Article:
During the 1920s and 1930s the Dutch placed an order for 60,000 Browning 1922 pistols to equip their police forces with and for use as an officer’s sidearm. Many of these were never delivered in the end due to the outbreak of war, but a good proportion did enter service and it is an example of one of these we are looking at today:
Astute readers will recall that we looked at a Browning 1922 a few years ago. That pistol was in .32ACP, this example however is in .38, or 9mm Browning calibre and this is marked on the barrel alongside Belgian proof marks:
The calibre is also stamped onto the magazine:
Other detail differences to note are the lanyard loop at the base of the grip:
And most distinctively of all, a lovely crowned ‘W’ marking on the top of the slide, the royal cypher of Queen Wilhemina:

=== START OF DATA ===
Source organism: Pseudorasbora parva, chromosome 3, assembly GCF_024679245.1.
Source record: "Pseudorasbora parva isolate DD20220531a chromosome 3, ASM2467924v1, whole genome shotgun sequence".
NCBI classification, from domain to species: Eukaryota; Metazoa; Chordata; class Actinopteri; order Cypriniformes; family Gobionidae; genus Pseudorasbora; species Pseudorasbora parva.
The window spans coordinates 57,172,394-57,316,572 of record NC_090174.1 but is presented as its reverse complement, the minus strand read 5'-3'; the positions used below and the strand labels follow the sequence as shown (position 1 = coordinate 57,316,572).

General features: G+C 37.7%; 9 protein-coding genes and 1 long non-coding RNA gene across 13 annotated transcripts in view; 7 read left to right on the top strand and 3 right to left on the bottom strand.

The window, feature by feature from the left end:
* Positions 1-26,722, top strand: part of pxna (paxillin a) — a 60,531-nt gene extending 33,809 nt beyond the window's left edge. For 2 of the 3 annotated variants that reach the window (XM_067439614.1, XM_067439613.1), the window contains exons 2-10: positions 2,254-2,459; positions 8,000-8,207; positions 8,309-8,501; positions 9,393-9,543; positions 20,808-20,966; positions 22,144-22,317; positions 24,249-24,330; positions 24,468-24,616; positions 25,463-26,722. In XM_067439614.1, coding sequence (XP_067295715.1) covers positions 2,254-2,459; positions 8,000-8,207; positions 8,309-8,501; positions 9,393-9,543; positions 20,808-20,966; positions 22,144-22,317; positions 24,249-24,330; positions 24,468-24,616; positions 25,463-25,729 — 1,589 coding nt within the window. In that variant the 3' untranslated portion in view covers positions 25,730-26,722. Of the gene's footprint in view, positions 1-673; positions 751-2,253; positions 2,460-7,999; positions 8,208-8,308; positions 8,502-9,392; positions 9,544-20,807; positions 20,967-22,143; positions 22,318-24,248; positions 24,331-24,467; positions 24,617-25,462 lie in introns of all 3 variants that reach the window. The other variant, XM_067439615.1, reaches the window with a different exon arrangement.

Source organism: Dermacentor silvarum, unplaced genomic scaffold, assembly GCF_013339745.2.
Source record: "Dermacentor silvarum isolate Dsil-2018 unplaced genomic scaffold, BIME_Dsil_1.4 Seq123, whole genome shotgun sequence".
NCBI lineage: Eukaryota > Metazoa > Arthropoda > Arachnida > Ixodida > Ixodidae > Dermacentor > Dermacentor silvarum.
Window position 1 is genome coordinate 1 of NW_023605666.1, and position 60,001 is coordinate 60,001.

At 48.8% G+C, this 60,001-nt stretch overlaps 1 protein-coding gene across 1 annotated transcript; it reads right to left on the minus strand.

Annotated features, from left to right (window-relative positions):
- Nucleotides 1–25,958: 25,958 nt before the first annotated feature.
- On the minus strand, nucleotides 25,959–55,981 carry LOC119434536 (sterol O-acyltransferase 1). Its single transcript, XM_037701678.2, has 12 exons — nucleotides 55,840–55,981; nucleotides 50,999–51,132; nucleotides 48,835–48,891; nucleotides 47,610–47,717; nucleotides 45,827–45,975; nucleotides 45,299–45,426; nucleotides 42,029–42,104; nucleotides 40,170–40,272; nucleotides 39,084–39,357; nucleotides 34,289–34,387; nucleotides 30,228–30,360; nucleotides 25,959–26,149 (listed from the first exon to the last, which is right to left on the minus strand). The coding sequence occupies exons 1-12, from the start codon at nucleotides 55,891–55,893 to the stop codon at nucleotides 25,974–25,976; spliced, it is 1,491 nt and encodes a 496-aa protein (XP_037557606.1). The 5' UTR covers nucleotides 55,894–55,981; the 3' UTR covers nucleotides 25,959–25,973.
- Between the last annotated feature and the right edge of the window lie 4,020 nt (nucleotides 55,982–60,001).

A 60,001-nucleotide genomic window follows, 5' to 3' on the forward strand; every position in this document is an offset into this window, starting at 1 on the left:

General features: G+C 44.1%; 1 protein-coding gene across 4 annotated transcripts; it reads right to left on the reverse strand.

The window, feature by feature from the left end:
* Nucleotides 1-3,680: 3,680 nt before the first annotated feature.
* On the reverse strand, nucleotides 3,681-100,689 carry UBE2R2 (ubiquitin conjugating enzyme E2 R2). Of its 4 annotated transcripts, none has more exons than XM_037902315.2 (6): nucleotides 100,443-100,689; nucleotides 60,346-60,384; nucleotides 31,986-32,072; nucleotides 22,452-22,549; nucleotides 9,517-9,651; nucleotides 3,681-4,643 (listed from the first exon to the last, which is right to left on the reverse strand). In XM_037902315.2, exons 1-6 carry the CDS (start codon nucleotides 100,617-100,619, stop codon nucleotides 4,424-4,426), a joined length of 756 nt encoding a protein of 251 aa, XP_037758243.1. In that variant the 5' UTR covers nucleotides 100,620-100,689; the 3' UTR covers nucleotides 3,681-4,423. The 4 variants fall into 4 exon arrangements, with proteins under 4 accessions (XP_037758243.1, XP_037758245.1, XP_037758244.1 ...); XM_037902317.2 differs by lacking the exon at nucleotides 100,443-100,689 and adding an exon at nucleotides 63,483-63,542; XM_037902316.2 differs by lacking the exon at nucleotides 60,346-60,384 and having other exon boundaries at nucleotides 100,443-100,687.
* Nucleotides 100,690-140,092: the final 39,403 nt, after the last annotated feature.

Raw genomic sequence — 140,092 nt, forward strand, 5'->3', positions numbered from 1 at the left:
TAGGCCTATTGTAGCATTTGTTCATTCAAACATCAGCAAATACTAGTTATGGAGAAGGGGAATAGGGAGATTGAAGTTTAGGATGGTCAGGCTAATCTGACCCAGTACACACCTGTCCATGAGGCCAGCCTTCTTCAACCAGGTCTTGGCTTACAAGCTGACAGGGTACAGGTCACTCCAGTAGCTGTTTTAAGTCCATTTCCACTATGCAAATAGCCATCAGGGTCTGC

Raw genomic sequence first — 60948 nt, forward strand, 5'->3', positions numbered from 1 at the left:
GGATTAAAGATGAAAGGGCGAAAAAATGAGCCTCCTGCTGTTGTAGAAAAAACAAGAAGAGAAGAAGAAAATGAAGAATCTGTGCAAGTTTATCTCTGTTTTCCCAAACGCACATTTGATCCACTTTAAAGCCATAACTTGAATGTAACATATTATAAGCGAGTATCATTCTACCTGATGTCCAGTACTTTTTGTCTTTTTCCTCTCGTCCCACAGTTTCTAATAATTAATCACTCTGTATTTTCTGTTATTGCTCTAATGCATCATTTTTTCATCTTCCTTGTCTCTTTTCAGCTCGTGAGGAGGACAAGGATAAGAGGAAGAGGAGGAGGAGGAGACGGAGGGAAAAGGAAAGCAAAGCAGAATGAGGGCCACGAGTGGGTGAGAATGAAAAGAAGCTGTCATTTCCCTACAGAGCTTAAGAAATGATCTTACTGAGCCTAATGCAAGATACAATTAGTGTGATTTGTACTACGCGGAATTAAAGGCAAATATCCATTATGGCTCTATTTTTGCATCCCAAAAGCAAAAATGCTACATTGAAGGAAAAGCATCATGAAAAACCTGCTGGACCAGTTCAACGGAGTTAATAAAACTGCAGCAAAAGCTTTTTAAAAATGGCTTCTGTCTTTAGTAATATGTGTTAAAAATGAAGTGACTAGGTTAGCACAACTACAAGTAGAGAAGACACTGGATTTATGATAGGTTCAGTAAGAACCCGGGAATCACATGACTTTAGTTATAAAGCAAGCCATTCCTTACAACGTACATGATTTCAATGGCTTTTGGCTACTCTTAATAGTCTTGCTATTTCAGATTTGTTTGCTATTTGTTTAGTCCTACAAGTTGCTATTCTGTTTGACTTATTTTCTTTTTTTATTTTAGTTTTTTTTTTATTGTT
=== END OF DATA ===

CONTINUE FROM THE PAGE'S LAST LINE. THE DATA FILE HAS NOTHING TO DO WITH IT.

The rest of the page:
The Browning 1922 was a hugely popular pistol in the interwar years for law enforcement and was also widely adopted by many european nations for use by officers. It was small and light, easy to maintain as it used a simple blowback action and at the time .32 and .380 were both seen as perfectly legitimate law enforcement calibres. These pistols were also captured and used extensively by German forces following the occupation of Holland. It is very interesting to compare this example with my previous pistol as despite being the same model they are very different in appearence and handling. The commercial example has very fat grips, where as this example has thinner scales that completely changes the feel of the pistol in your hand.